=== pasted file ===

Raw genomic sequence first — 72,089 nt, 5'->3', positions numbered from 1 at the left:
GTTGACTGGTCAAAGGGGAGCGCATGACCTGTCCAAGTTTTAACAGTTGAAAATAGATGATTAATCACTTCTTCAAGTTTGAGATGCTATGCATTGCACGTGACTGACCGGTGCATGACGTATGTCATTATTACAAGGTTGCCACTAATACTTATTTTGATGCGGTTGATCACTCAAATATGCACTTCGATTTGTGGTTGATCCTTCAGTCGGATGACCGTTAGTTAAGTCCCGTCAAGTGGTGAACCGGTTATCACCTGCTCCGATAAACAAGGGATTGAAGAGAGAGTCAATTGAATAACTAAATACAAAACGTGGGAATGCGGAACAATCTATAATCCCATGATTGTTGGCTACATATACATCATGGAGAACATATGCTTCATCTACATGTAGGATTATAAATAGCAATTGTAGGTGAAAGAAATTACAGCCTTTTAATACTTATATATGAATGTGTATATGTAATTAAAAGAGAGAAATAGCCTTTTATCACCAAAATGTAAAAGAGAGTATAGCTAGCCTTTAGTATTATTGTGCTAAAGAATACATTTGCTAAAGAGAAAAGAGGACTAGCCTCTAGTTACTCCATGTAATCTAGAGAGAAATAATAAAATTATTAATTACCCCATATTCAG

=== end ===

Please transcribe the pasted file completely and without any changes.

Raw genomic sequence first — 72,089 nt, 5'->3', positions numbered from 1 at the left:
GTTGACTGGTCAAAGGGGAGCGCATGACCTGTCCAAGTTTTAACAGTTGAAAATAGATGATTAATCACTTCTTCAAGTTTGAGATGCTATGCATTGCACGTGACTGACCGGTGCATGACGTATGTCATTATTACAAGGTTGCCACTAATACTTATTTTGATGCGGTTGATCACTCAAATATGCACTTCGATTTGTGGTTGATCCTTCAGTCGGATGACCGTTAGTTAAGTCCCGTCAAGTGGTGAACCGGTTATCACCTGCTCCGATAAACAAGGGATTGAAGAGAGAGTCAATTGAATAACTAAATACAAAACGTGGGAATGCGGAACAATCTATAATCCCATGATTGTTGGCTACATATACATCATGGAGAACATATGCTTCATCTACATGTAGGATTATAAATAGCAATTGTAGGTGAAAGAAATTACAGCCTTTTAATACTTATATATGAATGTGTATATGTAATTAAAAGAGAGAAATAGCCTTTTATCACCAAAATGTAAAAGAGAGTATAGCTAGCCTTTAGTATTATTGTGCTAAAGAATACATTTGCTAAAGAGAAAAGAGGACTAGCCTCTAGTTACTCCATGTAATCTAGAGAGAAATAATAAAATTATTAATTACCCCATATTCAG